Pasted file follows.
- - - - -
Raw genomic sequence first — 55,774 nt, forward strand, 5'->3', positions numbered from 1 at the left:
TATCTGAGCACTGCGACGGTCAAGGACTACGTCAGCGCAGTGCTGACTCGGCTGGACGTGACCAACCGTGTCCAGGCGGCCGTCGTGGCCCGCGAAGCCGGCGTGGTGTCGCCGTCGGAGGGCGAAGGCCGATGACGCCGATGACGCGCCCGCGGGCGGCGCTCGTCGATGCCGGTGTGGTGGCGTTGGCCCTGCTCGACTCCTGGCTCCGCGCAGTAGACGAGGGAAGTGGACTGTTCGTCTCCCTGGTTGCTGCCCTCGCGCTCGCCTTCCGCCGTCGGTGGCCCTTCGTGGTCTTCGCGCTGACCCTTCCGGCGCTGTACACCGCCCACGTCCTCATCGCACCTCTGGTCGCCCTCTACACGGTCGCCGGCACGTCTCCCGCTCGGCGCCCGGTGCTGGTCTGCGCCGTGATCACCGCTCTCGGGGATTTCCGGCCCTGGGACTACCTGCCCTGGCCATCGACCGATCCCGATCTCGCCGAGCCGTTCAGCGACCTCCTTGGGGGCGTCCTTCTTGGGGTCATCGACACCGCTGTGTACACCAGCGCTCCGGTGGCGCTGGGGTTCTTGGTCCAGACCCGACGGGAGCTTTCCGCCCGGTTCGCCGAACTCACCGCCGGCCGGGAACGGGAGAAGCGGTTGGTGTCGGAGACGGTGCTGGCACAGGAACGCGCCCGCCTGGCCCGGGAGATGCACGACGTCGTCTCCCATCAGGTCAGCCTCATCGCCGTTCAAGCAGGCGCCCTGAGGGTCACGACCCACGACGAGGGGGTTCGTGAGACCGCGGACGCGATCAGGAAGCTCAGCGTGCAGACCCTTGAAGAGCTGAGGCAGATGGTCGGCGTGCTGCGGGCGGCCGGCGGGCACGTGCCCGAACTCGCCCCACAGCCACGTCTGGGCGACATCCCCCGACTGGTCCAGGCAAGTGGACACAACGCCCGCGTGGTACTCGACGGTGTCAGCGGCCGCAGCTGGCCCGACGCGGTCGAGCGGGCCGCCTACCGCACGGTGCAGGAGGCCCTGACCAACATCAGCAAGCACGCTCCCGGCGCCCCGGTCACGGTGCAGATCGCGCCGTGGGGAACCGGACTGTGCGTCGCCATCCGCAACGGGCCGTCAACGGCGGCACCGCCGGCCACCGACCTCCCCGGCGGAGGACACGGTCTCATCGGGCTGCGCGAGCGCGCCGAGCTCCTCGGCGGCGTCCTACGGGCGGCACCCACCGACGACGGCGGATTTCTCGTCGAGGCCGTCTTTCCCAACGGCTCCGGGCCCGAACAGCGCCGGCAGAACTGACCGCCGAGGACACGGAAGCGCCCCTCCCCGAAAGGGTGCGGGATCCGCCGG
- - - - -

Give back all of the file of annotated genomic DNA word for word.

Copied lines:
Raw genomic sequence first — 55,774 nt, forward strand, 5'->3', positions numbered from 1 at the left:
TATCTGAGCACTGCGACGGTCAAGGACTACGTCAGCGCAGTGCTGACTCGGCTGGACGTGACCAACCGTGTCCAGGCGGCCGTCGTGGCCCGCGAAGCCGGCGTGGTGTCGCCGTCGGAGGGCGAAGGCCGATGACGCCGATGACGCGCCCGCGGGCGGCGCTCGTCGATGCCGGTGTGGTGGCGTTGGCCCTGCTCGACTCCTGGCTCCGCGCAGTAGACGAGGGAAGTGGACTGTTCGTCTCCCTGGTTGCTGCCCTCGCGCTCGCCTTCCGCCGTCGGTGGCCCTTCGTGGTCTTCGCGCTGACCCTTCCGGCGCTGTACACCGCCCACGTCCTCATCGCACCTCTGGTCGCCCTCTACACGGTCGCCGGCACGTCTCCCGCTCGGCGCCCGGTGCTGGTCTGCGCCGTGATCACCGCTCTCGGGGATTTCCGGCCCTGGGACTACCTGCCCTGGCCATCGACCGATCCCGATCTCGCCGAGCCGTTCAGCGACCTCCTTGGGGGCGTCCTTCTTGGGGTCATCGACACCGCTGTGTACACCAGCGCTCCGGTGGCGCTGGGGTTCTTGGTCCAGACCCGACGGGAGCTTTCCGCCCGGTTCGCCGAACTCACCGCCGGCCGGGAACGGGAGAAGCGGTTGGTGTCGGAGACGGTGCTGGCACAGGAACGCGCCCGCCTGGCCCGGGAGATGCACGACGTCGTCTCCCATCAGGTCAGCCTCATCGCCGTTCAAGCAGGCGCCCTGAGGGTCACGACCCACGACGAGGGGGTTCGTGAGACCGCGGACGCGATCAGGAAGCTCAGCGTGCAGACCCTTGAAGAGCTGAGGCAGATGGTCGGCGTGCTGCGGGCGGCCGGCGGGCACGTGCCCGAACTCGCCCCACAGCCACGTCTGGGCGACATCCCCCGACTGGTCCAGGCAAGTGGACACAACGCCCGCGTGGTACTCGACGGTGTCAGCGGCCGCAGCTGGCCCGACGCGGTCGAGCGGGCCGCCTACCGCACGGTGCAGGAGGCCCTGACCAACATCAGCAAGCACGCTCCCGGCGCCCCGGTCACGGTGCAGATCGCGCCGTGGGGAACCGGACTGTGCGTCGCCATCCGCAACGGGCCGTCAACGGCGGCACCGCCGGCCACCGACCTCCCCGGCGGAGGACACGGTCTCATCGGGCTGCGCGAGCGCGCCGAGCTCCTCGGCGGCGTCCTACGGGCGGCACCCACCGACGACGGCGGATTTCTCGTCGAGGCCGTCTTTCCCAACGGCTCCGGGCCCGAACAGCGCCGGCAGAACTGACCGCCGAGGACACGGAAGCGCCCCTCCCCGAAAGGGTGCGGGATCCGCCGG